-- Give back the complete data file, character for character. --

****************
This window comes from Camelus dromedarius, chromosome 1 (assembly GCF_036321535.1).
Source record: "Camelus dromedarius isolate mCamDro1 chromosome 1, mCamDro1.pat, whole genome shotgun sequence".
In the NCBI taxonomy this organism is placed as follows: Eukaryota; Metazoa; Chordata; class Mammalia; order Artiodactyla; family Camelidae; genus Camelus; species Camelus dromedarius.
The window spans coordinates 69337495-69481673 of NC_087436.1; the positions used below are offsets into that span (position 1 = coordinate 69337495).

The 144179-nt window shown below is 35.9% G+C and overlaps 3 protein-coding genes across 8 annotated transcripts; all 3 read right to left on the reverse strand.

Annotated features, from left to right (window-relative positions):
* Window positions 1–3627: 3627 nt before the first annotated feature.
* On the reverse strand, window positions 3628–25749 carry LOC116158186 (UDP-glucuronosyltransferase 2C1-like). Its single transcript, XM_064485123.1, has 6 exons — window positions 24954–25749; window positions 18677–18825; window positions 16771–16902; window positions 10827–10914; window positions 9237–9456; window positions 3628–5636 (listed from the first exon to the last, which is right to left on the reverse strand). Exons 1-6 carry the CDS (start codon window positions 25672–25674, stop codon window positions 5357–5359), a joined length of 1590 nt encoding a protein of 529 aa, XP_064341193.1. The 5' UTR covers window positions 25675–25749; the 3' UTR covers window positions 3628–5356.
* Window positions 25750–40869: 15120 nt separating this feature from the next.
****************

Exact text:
This window comes from Camelus dromedarius, chromosome 1 (assembly GCF_036321535.1).
Source record: "Camelus dromedarius isolate mCamDro1 chromosome 1, mCamDro1.pat, whole genome shotgun sequence".
In the NCBI taxonomy this organism is placed as follows: Eukaryota; Metazoa; Chordata; class Mammalia; order Artiodactyla; family Camelidae; genus Camelus; species Camelus dromedarius.
The window spans coordinates 69337495-69481673 of NC_087436.1; the positions used below are offsets into that span (position 1 = coordinate 69337495).

The 144179-nt window shown below is 35.9% G+C and overlaps 3 protein-coding genes across 8 annotated transcripts; all 3 read right to left on the reverse strand.

Annotated features, from left to right (window-relative positions):
* Window positions 1–3627: 3627 nt before the first annotated feature.
* On the reverse strand, window positions 3628–25749 carry LOC116158186 (UDP-glucuronosyltransferase 2C1-like). Its single transcript, XM_064485123.1, has 6 exons — window positions 24954–25749; window positions 18677–18825; window positions 16771–16902; window positions 10827–10914; window positions 9237–9456; window positions 3628–5636 (listed from the first exon to the last, which is right to left on the reverse strand). Exons 1-6 carry the CDS (start codon window positions 25672–25674, stop codon window positions 5357–5359), a joined length of 1590 nt encoding a protein of 529 aa, XP_064341193.1. The 5' UTR covers window positions 25675–25749; the 3' UTR covers window positions 3628–5356.
* Window positions 25750–40869: 15120 nt separating this feature from the next.